Album Review: Lyle Lovett – ’12th of June’

12th of june

I certainly didn’t expect to say I was excited for this release, but when Lyle Lovett released “12th of June” ahead of his first project in 10 years – and now free from Curb Records, at that – I had high hopes for what a refreshed comeback album from him would sound like. After all, as I noted in a certain feature on him from last year, my favorite side of Lovett is the more introspective singer-songwriter who, while quirky, always carries a warmth and grace in his presentation that’s immediately likable.

And thus, with his newest album proper … well, it’s a tricky one to discuss. Of course, it’s also where I’d like to stress the subjective nature of these types of exercises, because I didn’t get that more introspective side of him here like I had hoped; The title track to 12th of June is actually something of an anomaly here. No, this album plays in closer proximity to the other side of Lovett – the big large band enthusiast who, I admit, has never done much for me as a vocal or charismatic presence on those kind of jazz-inspired songs. He’s jerky, quirky, and always a bit too stiff, which can contribute well to the looser nature of those songs. I mean, “Pants is Overrated” and “Pig Meat Man” are as dumb as you’d think they’d be from those titles, but at least Lovett leans into them with a wry sense of self-awareness.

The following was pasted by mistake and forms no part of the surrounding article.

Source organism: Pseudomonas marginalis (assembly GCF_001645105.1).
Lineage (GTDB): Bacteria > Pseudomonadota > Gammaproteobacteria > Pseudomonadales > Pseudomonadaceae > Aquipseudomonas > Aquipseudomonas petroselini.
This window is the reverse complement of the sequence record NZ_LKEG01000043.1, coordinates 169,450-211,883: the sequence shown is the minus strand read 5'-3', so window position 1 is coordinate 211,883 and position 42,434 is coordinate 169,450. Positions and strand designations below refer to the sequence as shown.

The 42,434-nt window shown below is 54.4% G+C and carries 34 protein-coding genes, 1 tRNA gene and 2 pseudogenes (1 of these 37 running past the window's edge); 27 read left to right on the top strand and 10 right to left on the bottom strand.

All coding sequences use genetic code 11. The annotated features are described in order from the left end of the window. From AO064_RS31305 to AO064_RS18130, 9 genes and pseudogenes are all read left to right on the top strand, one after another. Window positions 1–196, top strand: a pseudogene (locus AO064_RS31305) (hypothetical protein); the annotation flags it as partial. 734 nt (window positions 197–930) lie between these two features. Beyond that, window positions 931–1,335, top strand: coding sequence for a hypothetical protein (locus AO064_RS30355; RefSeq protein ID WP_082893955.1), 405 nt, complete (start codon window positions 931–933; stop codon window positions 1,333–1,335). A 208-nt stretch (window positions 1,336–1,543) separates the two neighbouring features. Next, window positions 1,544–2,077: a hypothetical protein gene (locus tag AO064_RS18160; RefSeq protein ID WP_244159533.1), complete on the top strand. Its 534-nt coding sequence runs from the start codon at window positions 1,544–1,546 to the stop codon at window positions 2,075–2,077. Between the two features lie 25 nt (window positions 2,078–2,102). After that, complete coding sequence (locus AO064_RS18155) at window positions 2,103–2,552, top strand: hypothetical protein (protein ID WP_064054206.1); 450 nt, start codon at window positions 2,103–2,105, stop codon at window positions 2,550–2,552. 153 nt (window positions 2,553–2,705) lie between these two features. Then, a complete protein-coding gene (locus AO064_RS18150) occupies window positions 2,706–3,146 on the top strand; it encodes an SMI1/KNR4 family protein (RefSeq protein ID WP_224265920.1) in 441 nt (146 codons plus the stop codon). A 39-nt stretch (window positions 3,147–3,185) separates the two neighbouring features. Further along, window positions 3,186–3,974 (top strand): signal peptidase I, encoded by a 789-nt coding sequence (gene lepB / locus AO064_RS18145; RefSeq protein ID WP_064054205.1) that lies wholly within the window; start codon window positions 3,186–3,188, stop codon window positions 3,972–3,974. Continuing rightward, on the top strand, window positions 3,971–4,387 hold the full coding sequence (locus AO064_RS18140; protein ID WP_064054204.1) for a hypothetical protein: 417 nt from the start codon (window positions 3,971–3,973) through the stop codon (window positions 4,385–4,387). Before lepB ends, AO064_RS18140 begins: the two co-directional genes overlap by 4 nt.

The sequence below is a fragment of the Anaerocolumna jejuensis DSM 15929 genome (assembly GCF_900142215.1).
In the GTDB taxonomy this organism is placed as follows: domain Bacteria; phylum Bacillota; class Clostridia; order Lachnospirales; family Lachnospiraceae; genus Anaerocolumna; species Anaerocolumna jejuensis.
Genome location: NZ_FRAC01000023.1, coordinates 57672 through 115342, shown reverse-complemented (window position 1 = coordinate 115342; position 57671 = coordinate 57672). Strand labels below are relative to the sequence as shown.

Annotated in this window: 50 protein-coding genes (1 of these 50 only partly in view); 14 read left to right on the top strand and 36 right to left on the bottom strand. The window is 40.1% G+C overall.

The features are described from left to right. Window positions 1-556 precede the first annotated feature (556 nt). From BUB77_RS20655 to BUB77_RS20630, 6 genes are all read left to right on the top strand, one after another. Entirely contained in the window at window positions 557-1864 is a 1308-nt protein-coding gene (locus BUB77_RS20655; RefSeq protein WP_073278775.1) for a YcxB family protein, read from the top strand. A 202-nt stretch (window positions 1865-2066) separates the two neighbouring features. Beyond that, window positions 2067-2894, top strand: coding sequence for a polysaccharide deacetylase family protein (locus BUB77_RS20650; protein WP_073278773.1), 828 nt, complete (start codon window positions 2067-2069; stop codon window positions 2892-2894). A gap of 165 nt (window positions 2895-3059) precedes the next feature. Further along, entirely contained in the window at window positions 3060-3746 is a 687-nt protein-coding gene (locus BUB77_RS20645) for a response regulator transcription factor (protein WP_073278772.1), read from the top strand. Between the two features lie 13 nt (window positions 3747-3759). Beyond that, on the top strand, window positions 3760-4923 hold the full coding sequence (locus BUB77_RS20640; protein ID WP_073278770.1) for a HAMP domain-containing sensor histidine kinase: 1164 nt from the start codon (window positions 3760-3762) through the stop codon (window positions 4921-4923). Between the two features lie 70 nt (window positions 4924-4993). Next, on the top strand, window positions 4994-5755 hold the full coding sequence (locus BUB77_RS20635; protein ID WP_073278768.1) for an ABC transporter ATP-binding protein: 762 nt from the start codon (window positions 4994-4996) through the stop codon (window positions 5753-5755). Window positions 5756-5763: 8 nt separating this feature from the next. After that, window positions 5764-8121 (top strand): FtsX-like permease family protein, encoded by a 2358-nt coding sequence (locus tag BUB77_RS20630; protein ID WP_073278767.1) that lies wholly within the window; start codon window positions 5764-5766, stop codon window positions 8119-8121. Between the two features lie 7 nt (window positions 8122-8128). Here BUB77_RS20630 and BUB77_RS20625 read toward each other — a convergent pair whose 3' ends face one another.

On the other hand, there’s a difference between lightweight and gimmicky, the latter being how I’d describe a large chunk of this project, outside of the title track or the almost equally tender “The Mocking Ones.” It doesn’t help that he frequently gets upstaged by his guest performers and even his backing vocalists on those early tracks – particularly “Gee, Baby, Ain’t I Good to You” – or that it’s built more around covers than Lovett originals proper.

And yet, in a weird way, I get it. Lovett has described this project as his combined reflections on fatherhood that came to him late in life. So both the quirkiness and generally sillier nature of this album makes sense to some extent, and does find its footing in places – I happen to really like the chipper rollick of that fiddle and saloon piano interplay featured in “On A Winter’s Morning.” The title track still sticks out sonically, but it’s also the centerpiece and anchoring point of this project that belongs here right alongside the other tracks. But it’s also not without its faults at points: “Her Loving Man,” though a fairly straightforward country song that’s fine enough on a compositional level, features an awkward lyrical hook; “Are We Dancing” is somewhat twee; and the overall sequencing of this album is something of a mess.

But, let’s be honest: Lovett didn’t make this album for me, and he probably didn’t even make it for hardcore fans. He made it for himself, and it’s as weirdly unique as you’d expect from him at any point in his long-running career. How that will hit listeners will vary, but for me … well, this isn’t really the Lovett project for me. But I’m happy to have him and his idiosyncratic optimism back, especially when it was worth the return just for that title track. 

(6/10)

  • Favorite tracks: “12th of June,” “The Mocking Ones,” “On a Winter’s Morning”
  • Least favorite track: “Gee, Baby, Ain’t I Good to You”

Buy or stream the album.

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